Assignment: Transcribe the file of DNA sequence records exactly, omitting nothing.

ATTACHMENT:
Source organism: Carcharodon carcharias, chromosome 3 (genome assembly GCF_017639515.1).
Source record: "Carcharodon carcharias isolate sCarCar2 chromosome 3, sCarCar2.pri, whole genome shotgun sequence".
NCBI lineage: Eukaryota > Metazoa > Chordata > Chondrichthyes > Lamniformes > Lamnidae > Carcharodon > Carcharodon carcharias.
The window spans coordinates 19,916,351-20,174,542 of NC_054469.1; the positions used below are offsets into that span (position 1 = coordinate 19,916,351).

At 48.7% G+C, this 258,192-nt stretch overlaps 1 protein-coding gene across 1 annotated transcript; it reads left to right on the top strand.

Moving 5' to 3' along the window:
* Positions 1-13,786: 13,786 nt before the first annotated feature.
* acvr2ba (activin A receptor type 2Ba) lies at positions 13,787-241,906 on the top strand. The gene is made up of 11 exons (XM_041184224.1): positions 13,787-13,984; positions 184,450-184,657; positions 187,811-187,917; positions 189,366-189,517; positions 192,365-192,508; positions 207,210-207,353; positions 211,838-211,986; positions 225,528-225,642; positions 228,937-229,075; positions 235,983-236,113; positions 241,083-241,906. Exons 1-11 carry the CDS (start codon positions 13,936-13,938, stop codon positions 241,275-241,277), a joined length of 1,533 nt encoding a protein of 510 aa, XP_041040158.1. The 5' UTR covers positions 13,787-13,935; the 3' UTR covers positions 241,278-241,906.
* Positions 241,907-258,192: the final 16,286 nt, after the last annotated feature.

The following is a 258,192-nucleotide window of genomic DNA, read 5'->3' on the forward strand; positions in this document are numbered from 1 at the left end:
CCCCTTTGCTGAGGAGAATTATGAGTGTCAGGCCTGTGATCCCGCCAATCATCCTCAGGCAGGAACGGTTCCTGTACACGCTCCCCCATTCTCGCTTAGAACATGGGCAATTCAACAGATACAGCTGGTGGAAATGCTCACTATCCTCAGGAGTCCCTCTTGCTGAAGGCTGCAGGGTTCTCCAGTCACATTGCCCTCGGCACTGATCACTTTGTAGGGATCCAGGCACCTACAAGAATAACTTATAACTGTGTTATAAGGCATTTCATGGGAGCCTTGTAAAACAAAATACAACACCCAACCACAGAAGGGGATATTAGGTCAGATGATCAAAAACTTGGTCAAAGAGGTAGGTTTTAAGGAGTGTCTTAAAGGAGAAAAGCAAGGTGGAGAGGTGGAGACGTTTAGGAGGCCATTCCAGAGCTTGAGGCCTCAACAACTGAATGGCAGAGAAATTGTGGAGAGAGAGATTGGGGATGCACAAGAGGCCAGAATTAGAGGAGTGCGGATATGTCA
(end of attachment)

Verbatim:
Source organism: Carcharodon carcharias, chromosome 3 (genome assembly GCF_017639515.1).
Source record: "Carcharodon carcharias isolate sCarCar2 chromosome 3, sCarCar2.pri, whole genome shotgun sequence".
NCBI lineage: Eukaryota > Metazoa > Chordata > Chondrichthyes > Lamniformes > Lamnidae > Carcharodon > Carcharodon carcharias.
The window spans coordinates 19,916,351-20,174,542 of NC_054469.1; the positions used below are offsets into that span (position 1 = coordinate 19,916,351).

At 48.7% G+C, this 258,192-nt stretch overlaps 1 protein-coding gene across 1 annotated transcript; it reads left to right on the top strand.

Moving 5' to 3' along the window:
* Positions 1-13,786: 13,786 nt before the first annotated feature.
* acvr2ba (activin A receptor type 2Ba) lies at positions 13,787-241,906 on the top strand. The gene is made up of 11 exons (XM_041184224.1): positions 13,787-13,984; positions 184,450-184,657; positions 187,811-187,917; positions 189,366-189,517; positions 192,365-192,508; positions 207,210-207,353; positions 211,838-211,986; positions 225,528-225,642; positions 228,937-229,075; positions 235,983-236,113; positions 241,083-241,906. Exons 1-11 carry the CDS (start codon positions 13,936-13,938, stop codon positions 241,275-241,277), a joined length of 1,533 nt encoding a protein of 510 aa, XP_041040158.1. The 5' UTR covers positions 13,787-13,935; the 3' UTR covers positions 241,278-241,906.
* Positions 241,907-258,192: the final 16,286 nt, after the last annotated feature.

The following is a 258,192-nucleotide window of genomic DNA, read 5'->3' on the forward strand; positions in this document are numbered from 1 at the left end:
CCCCTTTGCTGAGGAGAATTATGAGTGTCAGGCCTGTGATCCCGCCAATCATCCTCAGGCAGGAACGGTTCCTGTACACGCTCCCCCATTCTCGCTTAGAACATGGGCAATTCAACAGATACAGCTGGTGGAAATGCTCACTATCCTCAGGAGTCCCTCTTGCTGAAGGCTGCAGGGTTCTCCAGTCACATTGCCCTCGGCACTGATCACTTTGTAGGGATCCAGGCACCTACAAGAATAACTTATAACTGTGTTATAAGGCATTTCATGGGAGCCTTGTAAAACAAAATACAACACCCAACCACAGAAGGGGATATTAGGTCAGATGATCAAAAACTTGGTCAAAGAGGTAGGTTTTAAGGAGTGTCTTAAAGGAGAAAAGCAAGGTGGAGAGGTGGAGACGTTTAGGAGGCCATTCCAGAGCTTGAGGCCTCAACAACTGAATGGCAGAGAAATTGTGGAGAGAGAGATTGGGGATGCACAAGAGGCCAGAATTAGAGGAGTGCGGATATGTCA